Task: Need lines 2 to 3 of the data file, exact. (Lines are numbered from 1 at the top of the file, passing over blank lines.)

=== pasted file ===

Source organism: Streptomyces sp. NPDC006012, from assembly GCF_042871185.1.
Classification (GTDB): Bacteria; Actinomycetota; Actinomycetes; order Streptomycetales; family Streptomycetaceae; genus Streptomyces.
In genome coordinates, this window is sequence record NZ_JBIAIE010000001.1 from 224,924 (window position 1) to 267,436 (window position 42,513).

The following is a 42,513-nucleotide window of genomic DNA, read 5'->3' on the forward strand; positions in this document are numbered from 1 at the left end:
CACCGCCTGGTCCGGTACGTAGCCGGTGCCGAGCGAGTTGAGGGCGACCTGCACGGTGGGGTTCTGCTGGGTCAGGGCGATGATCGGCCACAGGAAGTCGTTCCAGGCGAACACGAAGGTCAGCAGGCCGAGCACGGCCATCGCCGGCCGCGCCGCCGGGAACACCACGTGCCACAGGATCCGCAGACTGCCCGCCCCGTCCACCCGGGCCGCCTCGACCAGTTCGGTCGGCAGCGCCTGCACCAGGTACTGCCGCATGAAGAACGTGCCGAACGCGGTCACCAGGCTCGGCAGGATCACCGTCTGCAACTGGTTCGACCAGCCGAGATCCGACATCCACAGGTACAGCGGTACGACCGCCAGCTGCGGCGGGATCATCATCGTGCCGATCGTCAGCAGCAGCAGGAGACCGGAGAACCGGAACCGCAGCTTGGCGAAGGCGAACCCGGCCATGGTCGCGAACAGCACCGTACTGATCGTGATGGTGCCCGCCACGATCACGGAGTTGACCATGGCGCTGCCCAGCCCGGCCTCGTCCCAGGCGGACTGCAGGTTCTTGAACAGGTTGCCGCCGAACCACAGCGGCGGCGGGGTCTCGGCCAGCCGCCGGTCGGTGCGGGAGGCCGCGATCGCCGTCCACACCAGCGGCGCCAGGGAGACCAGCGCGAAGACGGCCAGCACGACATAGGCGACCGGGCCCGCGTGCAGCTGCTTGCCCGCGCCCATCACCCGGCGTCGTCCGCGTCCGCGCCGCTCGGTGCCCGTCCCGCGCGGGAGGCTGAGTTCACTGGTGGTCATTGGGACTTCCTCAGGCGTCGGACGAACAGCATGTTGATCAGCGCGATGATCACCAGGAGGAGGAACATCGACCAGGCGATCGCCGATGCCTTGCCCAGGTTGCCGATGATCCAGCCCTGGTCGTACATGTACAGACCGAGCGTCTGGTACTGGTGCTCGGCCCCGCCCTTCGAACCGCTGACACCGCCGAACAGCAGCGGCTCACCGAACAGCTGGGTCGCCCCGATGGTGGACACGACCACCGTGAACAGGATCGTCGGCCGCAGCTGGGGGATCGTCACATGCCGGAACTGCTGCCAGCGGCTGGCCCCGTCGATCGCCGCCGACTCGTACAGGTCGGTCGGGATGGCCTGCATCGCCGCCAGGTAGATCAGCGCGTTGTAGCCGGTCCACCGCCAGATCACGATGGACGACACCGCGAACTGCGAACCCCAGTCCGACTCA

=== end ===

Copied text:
Classification (GTDB): Bacteria; Actinomycetota; Actinomycetes; order Streptomycetales; family Streptomycetaceae; genus Streptomyces.
In genome coordinates, this window is sequence record NZ_JBIAIE010000001.1 from 224,924 (window position 1) to 267,436 (window position 42,513).